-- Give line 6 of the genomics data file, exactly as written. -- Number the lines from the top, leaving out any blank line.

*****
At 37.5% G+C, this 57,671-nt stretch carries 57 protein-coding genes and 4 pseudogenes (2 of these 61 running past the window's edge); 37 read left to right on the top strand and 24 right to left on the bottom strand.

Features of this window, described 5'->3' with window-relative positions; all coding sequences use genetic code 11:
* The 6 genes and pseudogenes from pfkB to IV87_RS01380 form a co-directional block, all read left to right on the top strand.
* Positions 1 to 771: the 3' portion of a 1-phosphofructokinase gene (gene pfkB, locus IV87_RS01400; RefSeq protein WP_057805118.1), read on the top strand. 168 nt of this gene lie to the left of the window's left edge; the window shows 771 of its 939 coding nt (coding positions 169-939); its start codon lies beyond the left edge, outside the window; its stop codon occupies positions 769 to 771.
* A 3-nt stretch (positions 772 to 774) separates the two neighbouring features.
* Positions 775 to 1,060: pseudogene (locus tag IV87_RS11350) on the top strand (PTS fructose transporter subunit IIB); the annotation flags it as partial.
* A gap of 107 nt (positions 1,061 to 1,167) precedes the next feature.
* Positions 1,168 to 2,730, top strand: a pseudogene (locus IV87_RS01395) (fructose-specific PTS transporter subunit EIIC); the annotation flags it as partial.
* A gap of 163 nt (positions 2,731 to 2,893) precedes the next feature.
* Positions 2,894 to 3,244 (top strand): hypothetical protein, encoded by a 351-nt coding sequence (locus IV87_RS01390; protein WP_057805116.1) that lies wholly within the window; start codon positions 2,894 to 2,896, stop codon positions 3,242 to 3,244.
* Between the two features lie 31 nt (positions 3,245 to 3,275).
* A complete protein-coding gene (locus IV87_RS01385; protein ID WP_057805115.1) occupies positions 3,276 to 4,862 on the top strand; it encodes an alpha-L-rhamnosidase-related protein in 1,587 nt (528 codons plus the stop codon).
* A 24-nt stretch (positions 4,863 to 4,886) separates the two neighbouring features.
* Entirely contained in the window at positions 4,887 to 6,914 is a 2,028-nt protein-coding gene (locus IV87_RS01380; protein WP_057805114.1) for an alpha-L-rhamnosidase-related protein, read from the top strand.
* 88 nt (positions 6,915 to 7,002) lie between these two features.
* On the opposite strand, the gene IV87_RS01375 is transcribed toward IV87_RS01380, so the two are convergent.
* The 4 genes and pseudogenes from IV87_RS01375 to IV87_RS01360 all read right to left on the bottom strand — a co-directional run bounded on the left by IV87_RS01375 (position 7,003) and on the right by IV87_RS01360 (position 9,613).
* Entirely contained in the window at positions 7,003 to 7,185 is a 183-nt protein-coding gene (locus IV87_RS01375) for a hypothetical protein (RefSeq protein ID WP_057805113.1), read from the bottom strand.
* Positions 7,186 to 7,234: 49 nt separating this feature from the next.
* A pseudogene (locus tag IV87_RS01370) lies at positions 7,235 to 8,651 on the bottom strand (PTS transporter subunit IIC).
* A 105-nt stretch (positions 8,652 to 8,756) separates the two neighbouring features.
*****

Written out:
* Positions 775 to 1,060: pseudogene (locus tag IV87_RS11350) on the top strand (PTS fructose transporter subunit IIB); the annotation flags it as partial.